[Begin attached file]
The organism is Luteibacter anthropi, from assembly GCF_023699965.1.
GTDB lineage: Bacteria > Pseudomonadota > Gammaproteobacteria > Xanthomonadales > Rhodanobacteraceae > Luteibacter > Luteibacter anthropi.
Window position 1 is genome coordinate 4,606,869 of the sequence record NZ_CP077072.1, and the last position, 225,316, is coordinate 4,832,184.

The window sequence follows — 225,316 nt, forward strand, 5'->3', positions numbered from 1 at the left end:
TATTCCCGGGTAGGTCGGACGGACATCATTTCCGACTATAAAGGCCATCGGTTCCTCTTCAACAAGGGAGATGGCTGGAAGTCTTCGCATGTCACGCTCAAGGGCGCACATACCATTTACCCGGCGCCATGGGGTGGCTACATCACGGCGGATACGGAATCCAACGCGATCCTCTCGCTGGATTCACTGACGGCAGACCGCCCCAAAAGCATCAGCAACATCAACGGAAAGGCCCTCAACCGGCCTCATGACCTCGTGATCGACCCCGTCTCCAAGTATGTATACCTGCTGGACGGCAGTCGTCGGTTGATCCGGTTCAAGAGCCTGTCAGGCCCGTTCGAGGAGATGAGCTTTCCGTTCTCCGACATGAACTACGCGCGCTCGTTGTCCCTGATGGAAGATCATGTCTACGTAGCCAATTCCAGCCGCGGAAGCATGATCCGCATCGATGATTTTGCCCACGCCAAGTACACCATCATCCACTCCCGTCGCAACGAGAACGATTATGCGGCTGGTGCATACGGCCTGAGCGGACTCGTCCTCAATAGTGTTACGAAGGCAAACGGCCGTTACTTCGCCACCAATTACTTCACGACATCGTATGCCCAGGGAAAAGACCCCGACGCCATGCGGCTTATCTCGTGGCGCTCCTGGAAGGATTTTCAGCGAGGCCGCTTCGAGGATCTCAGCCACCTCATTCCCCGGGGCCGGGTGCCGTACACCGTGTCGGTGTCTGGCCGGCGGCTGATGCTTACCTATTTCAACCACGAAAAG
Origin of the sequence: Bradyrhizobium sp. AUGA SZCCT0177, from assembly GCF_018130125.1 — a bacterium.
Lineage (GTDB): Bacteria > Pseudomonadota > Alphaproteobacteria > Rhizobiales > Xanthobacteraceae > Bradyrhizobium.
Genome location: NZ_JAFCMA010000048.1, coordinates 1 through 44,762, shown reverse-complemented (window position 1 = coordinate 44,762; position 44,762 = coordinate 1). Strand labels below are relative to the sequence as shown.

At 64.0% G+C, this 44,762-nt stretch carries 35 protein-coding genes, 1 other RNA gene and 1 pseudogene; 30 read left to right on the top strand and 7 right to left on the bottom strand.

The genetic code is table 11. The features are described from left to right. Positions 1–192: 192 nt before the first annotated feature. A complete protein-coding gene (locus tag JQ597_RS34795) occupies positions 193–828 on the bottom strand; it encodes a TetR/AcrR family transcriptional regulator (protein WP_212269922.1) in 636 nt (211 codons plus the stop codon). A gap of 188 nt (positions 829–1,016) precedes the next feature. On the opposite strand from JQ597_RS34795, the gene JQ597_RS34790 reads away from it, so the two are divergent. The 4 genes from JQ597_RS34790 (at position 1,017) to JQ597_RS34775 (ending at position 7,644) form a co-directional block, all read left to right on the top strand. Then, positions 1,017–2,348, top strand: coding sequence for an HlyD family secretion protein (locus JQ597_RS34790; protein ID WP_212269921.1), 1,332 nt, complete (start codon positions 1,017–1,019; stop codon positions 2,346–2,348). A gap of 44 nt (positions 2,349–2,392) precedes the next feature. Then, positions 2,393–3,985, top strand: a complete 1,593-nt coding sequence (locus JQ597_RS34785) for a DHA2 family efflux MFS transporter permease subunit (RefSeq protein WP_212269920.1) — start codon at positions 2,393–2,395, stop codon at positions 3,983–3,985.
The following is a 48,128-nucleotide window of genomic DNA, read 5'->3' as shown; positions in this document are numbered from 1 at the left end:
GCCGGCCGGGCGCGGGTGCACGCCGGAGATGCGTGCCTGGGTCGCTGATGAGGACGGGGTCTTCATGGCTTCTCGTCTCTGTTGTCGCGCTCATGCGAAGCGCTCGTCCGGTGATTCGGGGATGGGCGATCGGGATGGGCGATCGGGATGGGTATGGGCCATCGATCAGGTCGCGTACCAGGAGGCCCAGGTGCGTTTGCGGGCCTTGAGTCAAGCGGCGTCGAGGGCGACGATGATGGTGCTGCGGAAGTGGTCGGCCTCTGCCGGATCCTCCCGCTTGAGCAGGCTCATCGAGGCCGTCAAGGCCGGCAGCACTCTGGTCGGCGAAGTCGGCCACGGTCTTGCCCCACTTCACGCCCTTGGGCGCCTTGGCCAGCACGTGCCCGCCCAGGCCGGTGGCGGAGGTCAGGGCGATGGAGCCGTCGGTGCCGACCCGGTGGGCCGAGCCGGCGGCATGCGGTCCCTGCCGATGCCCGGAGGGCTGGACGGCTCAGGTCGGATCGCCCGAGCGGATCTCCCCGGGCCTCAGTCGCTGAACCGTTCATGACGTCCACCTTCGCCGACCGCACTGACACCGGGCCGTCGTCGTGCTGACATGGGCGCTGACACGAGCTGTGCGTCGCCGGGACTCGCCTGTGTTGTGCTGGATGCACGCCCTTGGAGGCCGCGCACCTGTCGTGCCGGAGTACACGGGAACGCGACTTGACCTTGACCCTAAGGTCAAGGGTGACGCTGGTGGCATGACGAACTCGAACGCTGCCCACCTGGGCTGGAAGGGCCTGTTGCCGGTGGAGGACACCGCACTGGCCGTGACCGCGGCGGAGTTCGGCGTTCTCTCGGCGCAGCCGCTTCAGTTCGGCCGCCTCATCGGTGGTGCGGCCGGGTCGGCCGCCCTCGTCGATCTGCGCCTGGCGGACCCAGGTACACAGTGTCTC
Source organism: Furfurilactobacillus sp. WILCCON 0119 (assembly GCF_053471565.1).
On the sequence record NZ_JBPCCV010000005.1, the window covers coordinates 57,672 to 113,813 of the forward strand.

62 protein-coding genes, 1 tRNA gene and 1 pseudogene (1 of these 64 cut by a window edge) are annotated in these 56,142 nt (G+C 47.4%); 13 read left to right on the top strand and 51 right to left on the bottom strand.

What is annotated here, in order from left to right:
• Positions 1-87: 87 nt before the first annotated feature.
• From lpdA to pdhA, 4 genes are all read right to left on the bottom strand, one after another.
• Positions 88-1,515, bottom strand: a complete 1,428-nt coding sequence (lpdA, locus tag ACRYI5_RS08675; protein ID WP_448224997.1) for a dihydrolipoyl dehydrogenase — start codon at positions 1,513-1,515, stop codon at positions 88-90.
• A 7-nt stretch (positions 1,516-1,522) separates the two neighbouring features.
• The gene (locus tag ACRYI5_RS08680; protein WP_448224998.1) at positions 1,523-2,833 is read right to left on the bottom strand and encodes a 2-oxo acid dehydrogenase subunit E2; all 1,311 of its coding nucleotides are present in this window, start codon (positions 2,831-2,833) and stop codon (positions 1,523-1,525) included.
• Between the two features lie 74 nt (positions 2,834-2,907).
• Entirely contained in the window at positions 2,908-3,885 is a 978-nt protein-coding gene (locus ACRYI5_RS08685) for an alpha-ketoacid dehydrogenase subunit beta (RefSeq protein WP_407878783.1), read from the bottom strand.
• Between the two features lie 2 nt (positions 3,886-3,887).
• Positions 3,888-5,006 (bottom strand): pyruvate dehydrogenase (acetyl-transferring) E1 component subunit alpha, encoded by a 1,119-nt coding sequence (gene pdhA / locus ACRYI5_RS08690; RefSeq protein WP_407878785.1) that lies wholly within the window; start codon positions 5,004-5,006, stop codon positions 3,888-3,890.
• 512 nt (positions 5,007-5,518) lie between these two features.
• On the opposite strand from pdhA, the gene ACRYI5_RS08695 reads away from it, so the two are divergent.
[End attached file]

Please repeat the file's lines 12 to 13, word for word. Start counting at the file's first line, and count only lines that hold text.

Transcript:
GCCGGCCGGGCGCGGGTGCACGCCGGAGATGCGTGCCTGGGTCGCTGATGAGGACGGGGTCTTCATGGCTTCTCGTCTCTGTTGTCGCGCTCATGCGAAGCGCTCGTCCGGTGATTCGGGGATGGGCGATCGGGATGGGCGATCGGGATGGGTATGGGCCATCGATCAGGTCGCGTACCAGGAGGCCCAGGTGCGTTTGCGGGCCTTGAGTCAAGCGGCGTCGAGGGCGACGATGATGGTGCTGCGGAAGTGGTCGGCCTCTGCCGGATCCTCCCGCTTGAGCAGGCTCATCGAGGCCGTCAAGGCCGGCAGCACTCTGGTCGGCGAAGTCGGCCACGGTCTTGCCCCACTTCACGCCCTTGGGCGCCTTGGCCAGCACGTGCCCGCCCAGGCCGGTGGCGGAGGTCAGGGCGATGGAGCCGTCGGTGCCGACCCGGTGGGCCGAGCCGGCGGCATGCGGTCCCTGCCGATGCCCGGAGGGCTGGACGGCTCAGGTCGGATCGCCCGAGCGGATCTCCCCGGGCCTCAGTCGCTGAACCGTTCATGACGTCCACCTTCGCCGACCGCACTGACACCGGGCCGTCGTCGTGCTGACATGGGCGCTGACACGAGCTGTGCGTCGCCGGGACTCGCCTGTGTTGTGCTGGATGCACGCCCTTGGAGGCCGCGCACCTGTCGTGCCGGAGTACACGGGAACGCGACTTGACCTTGACCCTAAGGTCAAGGGTGACGCTGGTGGCATGACGAACTCGAACGCTGCCCACCTGGGCTGGAAGGGCCTGTTGCCGGTGGAGGACACCGCACTGGCCGTGACCGCGGCGGAGTTCGGCGTTCTCTCGGCGCAGCCGCTTCAGTTCGGCCGCCTCATCGGTGGTGCGGCCGGGTCGGCCGCCCTCGTCGATCTGCGCCTGGCGGACCCAGGTACACAGTGTCTC
Source organism: Furfurilactobacillus sp. WILCCON 0119 (assembly GCF_053471565.1).